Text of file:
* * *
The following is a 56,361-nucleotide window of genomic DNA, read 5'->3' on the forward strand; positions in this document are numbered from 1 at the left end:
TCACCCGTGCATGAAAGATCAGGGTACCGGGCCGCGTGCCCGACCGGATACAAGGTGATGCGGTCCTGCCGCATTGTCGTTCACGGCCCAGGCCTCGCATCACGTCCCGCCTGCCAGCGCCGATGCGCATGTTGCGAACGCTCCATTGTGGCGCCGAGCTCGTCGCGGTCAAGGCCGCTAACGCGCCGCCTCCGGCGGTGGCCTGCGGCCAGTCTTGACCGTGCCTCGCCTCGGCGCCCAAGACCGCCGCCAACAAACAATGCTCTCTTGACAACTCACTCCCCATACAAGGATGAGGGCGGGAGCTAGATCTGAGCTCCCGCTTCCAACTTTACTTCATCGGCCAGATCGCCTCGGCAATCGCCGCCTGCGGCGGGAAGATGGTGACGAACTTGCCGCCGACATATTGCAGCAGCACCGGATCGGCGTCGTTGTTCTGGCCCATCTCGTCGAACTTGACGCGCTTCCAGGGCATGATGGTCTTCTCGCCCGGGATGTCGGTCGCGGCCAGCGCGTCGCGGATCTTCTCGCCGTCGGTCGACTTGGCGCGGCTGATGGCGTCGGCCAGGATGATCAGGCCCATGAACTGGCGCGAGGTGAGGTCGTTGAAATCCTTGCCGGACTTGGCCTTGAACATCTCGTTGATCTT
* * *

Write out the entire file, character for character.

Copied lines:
The following is a 56,361-nucleotide window of genomic DNA, read 5'->3' on the forward strand; positions in this document are numbered from 1 at the left end:
TCACCCGTGCATGAAAGATCAGGGTACCGGGCCGCGTGCCCGACCGGATACAAGGTGATGCGGTCCTGCCGCATTGTCGTTCACGGCCCAGGCCTCGCATCACGTCCCGCCTGCCAGCGCCGATGCGCATGTTGCGAACGCTCCATTGTGGCGCCGAGCTCGTCGCGGTCAAGGCCGCTAACGCGCCGCCTCCGGCGGTGGCCTGCGGCCAGTCTTGACCGTGCCTCGCCTCGGCGCCCAAGACCGCCGCCAACAAACAATGCTCTCTTGACAACTCACTCCCCATACAAGGATGAGGGCGGGAGCTAGATCTGAGCTCCCGCTTCCAACTTTACTTCATCGGCCAGATCGCCTCGGCAATCGCCGCCTGCGGCGGGAAGATGGTGACGAACTTGCCGCCGACATATTGCAGCAGCACCGGATCGGCGTCGTTGTTCTGGCCCATCTCGTCGAACTTGACGCGCTTCCAGGGCATGATGGTCTTCTCGCCCGGGATGTCGGTCGCGGCCAGCGCGTCGCGGATCTTCTCGCCGTCGGTCGACTTGGCGCGGCTGATGGCGTCGGCCAGGATGATCAGGCCCATGAACTGGCGCGAGGTGAGGTCGTTGAAATCCTTGCCGGACTTGGCCTTGAACATCTCGTTGATCTT